Ohio Bruins Columbus, Ohio Ummah Center
South Bend Monarchs South Bend, Indiana South Bend Kroc Center
Steel City Yellow Jackets Pittsburgh, Pennsylvania A Giving Heart Community Center
Team NetWork Detroit, Michigan Romulus Athletic Center
Viper Pro Basketball Gurnee, Illinois Warren Township High School
West Michigan Lake Hawks Muskegon, Michigan Reeths Puffer High School
Wisconsin Blaze Pro Appleton, Wisconsin Holy Spirit Catholic School

Northeast Region

Team Location Arena
Atlantic Coast Cardinals Florida, New York GymRatz Performance
Boston Outtatowners Somerville, Massachusetts East Somerville Community School
Camden Monarchs Camden, New Jersey The Salvation Army Kroc Center
Central Jersey Sharks Cliffwood, New Jersey Matawan-Aberdeen Middle School
Elite King of Queens Queens, New York Boys & Girls Club of Metro Queens
Elmira Eagles Elmira, New York Chemung County Family Fitness Center
Ephrata Thunder Lititz, Pennsylvania Warwick Middle School
Jersey Express Elizabeth, New Jersey Dunn Sports Center
LeHigh Valley Hunters Allentown, Pennsylvania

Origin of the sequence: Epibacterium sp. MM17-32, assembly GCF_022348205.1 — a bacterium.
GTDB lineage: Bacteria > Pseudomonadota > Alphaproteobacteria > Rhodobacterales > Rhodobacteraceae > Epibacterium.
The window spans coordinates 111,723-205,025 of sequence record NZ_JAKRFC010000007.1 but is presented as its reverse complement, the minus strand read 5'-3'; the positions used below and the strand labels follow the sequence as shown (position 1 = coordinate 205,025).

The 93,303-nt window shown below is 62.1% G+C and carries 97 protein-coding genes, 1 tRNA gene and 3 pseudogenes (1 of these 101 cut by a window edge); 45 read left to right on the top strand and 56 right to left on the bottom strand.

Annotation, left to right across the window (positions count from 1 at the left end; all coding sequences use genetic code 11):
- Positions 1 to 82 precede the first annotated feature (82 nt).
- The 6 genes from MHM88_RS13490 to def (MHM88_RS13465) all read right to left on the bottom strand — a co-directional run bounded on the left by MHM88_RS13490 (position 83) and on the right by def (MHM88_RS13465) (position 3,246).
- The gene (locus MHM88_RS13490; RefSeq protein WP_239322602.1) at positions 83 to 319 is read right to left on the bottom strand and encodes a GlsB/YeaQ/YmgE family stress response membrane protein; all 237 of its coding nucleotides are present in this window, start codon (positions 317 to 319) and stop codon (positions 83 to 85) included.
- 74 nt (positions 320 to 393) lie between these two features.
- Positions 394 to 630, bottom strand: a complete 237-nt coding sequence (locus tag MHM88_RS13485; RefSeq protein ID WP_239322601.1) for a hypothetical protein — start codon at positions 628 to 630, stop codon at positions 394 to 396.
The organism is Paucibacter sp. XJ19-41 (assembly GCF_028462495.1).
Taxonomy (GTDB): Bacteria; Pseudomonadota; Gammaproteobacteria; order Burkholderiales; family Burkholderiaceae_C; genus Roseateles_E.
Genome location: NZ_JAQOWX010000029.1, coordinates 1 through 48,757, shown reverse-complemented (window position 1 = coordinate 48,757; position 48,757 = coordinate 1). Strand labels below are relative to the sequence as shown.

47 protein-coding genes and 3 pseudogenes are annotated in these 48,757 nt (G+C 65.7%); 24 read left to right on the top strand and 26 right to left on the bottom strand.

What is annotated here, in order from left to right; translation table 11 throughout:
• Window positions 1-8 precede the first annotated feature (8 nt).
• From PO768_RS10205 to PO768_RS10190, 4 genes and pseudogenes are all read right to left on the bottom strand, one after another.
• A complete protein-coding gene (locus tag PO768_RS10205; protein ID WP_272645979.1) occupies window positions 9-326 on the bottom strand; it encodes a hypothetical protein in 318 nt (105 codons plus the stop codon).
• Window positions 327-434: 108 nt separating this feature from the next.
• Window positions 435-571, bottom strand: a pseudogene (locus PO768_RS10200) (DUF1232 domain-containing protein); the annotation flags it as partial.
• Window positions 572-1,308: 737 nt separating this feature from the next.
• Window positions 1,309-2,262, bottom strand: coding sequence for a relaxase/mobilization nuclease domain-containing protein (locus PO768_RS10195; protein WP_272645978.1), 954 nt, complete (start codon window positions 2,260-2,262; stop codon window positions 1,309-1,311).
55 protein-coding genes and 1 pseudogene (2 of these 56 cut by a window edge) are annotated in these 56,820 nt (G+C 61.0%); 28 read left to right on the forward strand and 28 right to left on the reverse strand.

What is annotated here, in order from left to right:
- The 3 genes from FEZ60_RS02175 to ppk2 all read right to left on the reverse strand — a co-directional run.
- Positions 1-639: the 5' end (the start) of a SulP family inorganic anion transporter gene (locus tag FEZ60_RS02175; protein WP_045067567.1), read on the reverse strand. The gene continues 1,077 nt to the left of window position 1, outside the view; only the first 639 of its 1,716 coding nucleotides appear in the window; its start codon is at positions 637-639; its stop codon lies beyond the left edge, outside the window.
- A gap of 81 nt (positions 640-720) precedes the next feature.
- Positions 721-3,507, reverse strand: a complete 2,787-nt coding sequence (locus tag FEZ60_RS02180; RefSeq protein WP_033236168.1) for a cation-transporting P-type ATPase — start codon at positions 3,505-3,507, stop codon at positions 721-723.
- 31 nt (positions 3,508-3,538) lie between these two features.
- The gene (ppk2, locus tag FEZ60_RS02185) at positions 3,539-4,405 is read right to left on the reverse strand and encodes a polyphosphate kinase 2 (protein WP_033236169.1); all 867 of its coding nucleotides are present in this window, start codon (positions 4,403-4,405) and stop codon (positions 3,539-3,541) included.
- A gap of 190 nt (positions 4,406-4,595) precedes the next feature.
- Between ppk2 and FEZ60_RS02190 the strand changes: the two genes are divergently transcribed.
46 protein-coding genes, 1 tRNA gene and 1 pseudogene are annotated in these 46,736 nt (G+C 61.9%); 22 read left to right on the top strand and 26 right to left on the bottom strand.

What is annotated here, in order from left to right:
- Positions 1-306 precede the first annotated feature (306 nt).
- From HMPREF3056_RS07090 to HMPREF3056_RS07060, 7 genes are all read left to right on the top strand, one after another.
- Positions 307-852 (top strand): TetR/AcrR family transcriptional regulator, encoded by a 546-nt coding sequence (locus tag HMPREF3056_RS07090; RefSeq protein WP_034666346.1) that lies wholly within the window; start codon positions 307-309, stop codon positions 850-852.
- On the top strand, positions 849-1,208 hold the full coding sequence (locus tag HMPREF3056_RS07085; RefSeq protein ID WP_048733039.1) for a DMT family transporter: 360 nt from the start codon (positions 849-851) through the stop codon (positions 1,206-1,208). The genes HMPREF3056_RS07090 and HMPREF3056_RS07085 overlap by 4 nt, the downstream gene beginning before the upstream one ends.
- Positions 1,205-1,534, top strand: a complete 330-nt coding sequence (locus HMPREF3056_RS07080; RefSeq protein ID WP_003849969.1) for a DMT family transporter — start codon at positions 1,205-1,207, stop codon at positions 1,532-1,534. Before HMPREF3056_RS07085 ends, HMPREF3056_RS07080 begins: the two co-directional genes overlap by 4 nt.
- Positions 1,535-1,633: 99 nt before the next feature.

NEPA Stars & Stripes Wilkes-Barre, Pennsylvania GAR Memorial High School
New York/Harlem Underdogs New York, New York Borough of Manhattan Community College
Oneonta Octane Oneonta, New York SUNY Oneonta
Roc City Ravens Rochester, New York Thomas P Ryan Recreation Center
Spa City Gamblers Saratoga, New York Gavin Park
Wyoming Valley Clutch Wilkes-Barre, Pennsylvania Wyoming Valley Catholic Youth Center

South Central Region

Team Location Arena
Austin Bats (hiatus) Austin, Texas Givens Recreation Center
Kansas City Grillers Kansas City, Missouri
Kansas City Sizzlers (hiatus) Kansas City, Kansas
Missouri Capitals Florissant, Missouri North County Christian School
St. Louis Spirits St. Louis, Missouri Trinity Catholic High School